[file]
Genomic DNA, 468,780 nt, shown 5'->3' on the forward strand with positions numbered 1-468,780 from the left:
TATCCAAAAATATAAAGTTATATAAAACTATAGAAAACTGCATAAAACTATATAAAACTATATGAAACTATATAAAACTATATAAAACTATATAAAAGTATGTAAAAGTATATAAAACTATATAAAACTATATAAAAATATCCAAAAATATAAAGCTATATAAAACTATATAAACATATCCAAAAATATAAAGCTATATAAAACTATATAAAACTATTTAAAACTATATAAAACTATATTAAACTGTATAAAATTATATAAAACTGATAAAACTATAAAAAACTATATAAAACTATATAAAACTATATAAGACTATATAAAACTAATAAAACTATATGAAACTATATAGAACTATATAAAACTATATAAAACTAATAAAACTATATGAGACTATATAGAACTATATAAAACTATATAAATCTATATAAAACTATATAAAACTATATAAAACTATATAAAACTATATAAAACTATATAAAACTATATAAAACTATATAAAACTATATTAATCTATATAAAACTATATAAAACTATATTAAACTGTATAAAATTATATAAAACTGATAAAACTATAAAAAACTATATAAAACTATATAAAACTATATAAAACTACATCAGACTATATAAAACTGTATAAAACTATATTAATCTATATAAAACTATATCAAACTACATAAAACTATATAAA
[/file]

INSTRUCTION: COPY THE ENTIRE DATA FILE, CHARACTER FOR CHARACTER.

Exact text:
Genomic DNA, 468,780 nt, shown 5'->3' on the forward strand with positions numbered 1-468,780 from the left:
TATCCAAAAATATAAAGTTATATAAAACTATAGAAAACTGCATAAAACTATATAAAACTATATGAAACTATATAAAACTATATAAAACTATATAAAAGTATGTAAAAGTATATAAAACTATATAAAACTATATAAAAATATCCAAAAATATAAAGCTATATAAAACTATATAAACATATCCAAAAATATAAAGCTATATAAAACTATATAAAACTATTTAAAACTATATAAAACTATATTAAACTGTATAAAATTATATAAAACTGATAAAACTATAAAAAACTATATAAAACTATATAAAACTATATAAGACTATATAAAACTAATAAAACTATATGAAACTATATAGAACTATATAAAACTATATAAAACTAATAAAACTATATGAGACTATATAGAACTATATAAAACTATATAAATCTATATAAAACTATATAAAACTATATAAAACTATATAAAACTATATAAAACTATATAAAACTATATAAAACTATATAAAACTATATTAATCTATATAAAACTATATAAAACTATATTAAACTGTATAAAATTATATAAAACTGATAAAACTATAAAAAACTATATAAAACTATATAAAACTATATAAAACTACATCAGACTATATAAAACTGTATAAAACTATATTAATCTATATAAAACTATATCAAACTACATAAAACTATATAAA